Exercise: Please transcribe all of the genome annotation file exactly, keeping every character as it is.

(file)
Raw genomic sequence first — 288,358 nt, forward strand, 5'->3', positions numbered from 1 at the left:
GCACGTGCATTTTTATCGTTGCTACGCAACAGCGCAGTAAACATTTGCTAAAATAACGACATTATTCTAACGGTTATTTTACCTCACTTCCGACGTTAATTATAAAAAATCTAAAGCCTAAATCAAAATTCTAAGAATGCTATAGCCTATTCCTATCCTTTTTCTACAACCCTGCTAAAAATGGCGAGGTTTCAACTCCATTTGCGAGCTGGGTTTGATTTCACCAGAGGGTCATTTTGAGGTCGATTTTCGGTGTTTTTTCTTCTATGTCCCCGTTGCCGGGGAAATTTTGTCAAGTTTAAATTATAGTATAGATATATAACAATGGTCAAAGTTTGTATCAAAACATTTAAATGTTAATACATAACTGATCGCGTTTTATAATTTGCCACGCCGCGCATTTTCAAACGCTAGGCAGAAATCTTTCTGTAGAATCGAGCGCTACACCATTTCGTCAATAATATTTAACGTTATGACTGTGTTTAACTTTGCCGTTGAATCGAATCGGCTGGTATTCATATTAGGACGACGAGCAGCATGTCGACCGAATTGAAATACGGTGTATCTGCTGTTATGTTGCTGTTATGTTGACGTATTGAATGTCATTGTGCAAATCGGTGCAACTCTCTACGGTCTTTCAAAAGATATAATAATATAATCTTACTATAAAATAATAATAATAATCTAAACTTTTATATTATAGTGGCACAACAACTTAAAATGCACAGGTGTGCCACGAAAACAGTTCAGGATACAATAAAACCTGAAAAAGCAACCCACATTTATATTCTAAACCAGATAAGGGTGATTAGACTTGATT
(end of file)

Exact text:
Raw genomic sequence first — 288,358 nt, forward strand, 5'->3', positions numbered from 1 at the left:
GCACGTGCATTTTTATCGTTGCTACGCAACAGCGCAGTAAACATTTGCTAAAATAACGACATTATTCTAACGGTTATTTTACCTCACTTCCGACGTTAATTATAAAAAATCTAAAGCCTAAATCAAAATTCTAAGAATGCTATAGCCTATTCCTATCCTTTTTCTACAACCCTGCTAAAAATGGCGAGGTTTCAACTCCATTTGCGAGCTGGGTTTGATTTCACCAGAGGGTCATTTTGAGGTCGATTTTCGGTGTTTTTTCTTCTATGTCCCCGTTGCCGGGGAAATTTTGTCAAGTTTAAATTATAGTATAGATATATAACAATGGTCAAAGTTTGTATCAAAACATTTAAATGTTAATACATAACTGATCGCGTTTTATAATTTGCCACGCCGCGCATTTTCAAACGCTAGGCAGAAATCTTTCTGTAGAATCGAGCGCTACACCATTTCGTCAATAATATTTAACGTTATGACTGTGTTTAACTTTGCCGTTGAATCGAATCGGCTGGTATTCATATTAGGACGACGAGCAGCATGTCGACCGAATTGAAATACGGTGTATCTGCTGTTATGTTGCTGTTATGTTGACGTATTGAATGTCATTGTGCAAATCGGTGCAACTCTCTACGGTCTTTCAAAAGATATAATAATATAATCTTACTATAAAATAATAATAATAATCTAAACTTTTATATTATAGTGGCACAACAACTTAAAATGCACAGGTGTGCCACGAAAACAGTTCAGGATACAATAAAACCTGAAAAAGCAACCCACATTTATATTCTAAACCAGATAAGGGTGATTAGACTTGATT